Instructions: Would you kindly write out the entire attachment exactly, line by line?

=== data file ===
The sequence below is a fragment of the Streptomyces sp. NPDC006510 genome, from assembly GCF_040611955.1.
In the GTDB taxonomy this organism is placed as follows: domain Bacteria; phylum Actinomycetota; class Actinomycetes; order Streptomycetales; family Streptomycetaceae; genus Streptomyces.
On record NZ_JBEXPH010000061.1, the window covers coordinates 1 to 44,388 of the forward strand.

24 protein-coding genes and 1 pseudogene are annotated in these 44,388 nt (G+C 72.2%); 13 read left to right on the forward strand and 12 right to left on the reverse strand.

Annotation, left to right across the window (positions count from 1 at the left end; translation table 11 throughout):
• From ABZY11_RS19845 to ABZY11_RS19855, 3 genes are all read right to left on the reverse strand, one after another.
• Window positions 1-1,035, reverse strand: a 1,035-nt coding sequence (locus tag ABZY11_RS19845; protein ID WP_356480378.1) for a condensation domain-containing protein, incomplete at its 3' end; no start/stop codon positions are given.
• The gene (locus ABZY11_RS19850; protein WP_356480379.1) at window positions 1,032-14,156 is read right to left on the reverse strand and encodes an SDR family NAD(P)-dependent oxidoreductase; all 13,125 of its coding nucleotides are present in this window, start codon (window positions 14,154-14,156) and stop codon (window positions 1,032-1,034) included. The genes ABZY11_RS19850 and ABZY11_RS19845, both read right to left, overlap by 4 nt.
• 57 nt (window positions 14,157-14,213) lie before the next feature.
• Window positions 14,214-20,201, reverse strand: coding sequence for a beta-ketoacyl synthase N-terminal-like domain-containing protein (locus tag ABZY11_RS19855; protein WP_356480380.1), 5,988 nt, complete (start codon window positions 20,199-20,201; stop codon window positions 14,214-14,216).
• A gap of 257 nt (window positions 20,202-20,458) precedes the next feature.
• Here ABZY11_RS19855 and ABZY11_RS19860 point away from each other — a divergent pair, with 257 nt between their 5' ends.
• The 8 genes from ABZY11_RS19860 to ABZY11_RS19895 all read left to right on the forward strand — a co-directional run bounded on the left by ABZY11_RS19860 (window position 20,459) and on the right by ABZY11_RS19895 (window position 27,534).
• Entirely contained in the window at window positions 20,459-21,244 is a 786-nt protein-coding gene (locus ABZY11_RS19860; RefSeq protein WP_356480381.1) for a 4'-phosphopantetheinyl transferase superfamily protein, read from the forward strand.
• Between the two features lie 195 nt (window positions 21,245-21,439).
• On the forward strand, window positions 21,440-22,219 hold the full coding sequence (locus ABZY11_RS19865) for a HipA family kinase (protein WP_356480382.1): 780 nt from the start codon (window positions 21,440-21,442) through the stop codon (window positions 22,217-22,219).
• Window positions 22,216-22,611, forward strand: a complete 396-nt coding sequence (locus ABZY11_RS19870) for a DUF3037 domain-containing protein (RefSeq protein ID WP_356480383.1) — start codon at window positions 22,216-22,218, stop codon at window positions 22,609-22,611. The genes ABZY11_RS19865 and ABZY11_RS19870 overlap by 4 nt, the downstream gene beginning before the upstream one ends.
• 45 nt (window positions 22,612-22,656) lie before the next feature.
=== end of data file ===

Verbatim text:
The sequence below is a fragment of the Streptomyces sp. NPDC006510 genome, from assembly GCF_040611955.1.
In the GTDB taxonomy this organism is placed as follows: domain Bacteria; phylum Actinomycetota; class Actinomycetes; order Streptomycetales; family Streptomycetaceae; genus Streptomyces.
On record NZ_JBEXPH010000061.1, the window covers coordinates 1 to 44,388 of the forward strand.

24 protein-coding genes and 1 pseudogene are annotated in these 44,388 nt (G+C 72.2%); 13 read left to right on the forward strand and 12 right to left on the reverse strand.

Annotation, left to right across the window (positions count from 1 at the left end; translation table 11 throughout):
• From ABZY11_RS19845 to ABZY11_RS19855, 3 genes are all read right to left on the reverse strand, one after another.
• Window positions 1-1,035, reverse strand: a 1,035-nt coding sequence (locus tag ABZY11_RS19845; protein ID WP_356480378.1) for a condensation domain-containing protein, incomplete at its 3' end; no start/stop codon positions are given.
• The gene (locus ABZY11_RS19850; protein WP_356480379.1) at window positions 1,032-14,156 is read right to left on the reverse strand and encodes an SDR family NAD(P)-dependent oxidoreductase; all 13,125 of its coding nucleotides are present in this window, start codon (window positions 14,154-14,156) and stop codon (window positions 1,032-1,034) included. The genes ABZY11_RS19850 and ABZY11_RS19845, both read right to left, overlap by 4 nt.
• 57 nt (window positions 14,157-14,213) lie before the next feature.
• Window positions 14,214-20,201, reverse strand: coding sequence for a beta-ketoacyl synthase N-terminal-like domain-containing protein (locus tag ABZY11_RS19855; protein WP_356480380.1), 5,988 nt, complete (start codon window positions 20,199-20,201; stop codon window positions 14,214-14,216).
• A gap of 257 nt (window positions 20,202-20,458) precedes the next feature.
• Here ABZY11_RS19855 and ABZY11_RS19860 point away from each other — a divergent pair, with 257 nt between their 5' ends.
• The 8 genes from ABZY11_RS19860 to ABZY11_RS19895 all read left to right on the forward strand — a co-directional run bounded on the left by ABZY11_RS19860 (window position 20,459) and on the right by ABZY11_RS19895 (window position 27,534).
• Entirely contained in the window at window positions 20,459-21,244 is a 786-nt protein-coding gene (locus ABZY11_RS19860; RefSeq protein WP_356480381.1) for a 4'-phosphopantetheinyl transferase superfamily protein, read from the forward strand.
• Between the two features lie 195 nt (window positions 21,245-21,439).
• On the forward strand, window positions 21,440-22,219 hold the full coding sequence (locus ABZY11_RS19865) for a HipA family kinase (protein WP_356480382.1): 780 nt from the start codon (window positions 21,440-21,442) through the stop codon (window positions 22,217-22,219).
• Window positions 22,216-22,611, forward strand: a complete 396-nt coding sequence (locus ABZY11_RS19870) for a DUF3037 domain-containing protein (RefSeq protein ID WP_356480383.1) — start codon at window positions 22,216-22,218, stop codon at window positions 22,609-22,611. The genes ABZY11_RS19865 and ABZY11_RS19870 overlap by 4 nt, the downstream gene beginning before the upstream one ends.
• 45 nt (window positions 22,612-22,656) lie before the next feature.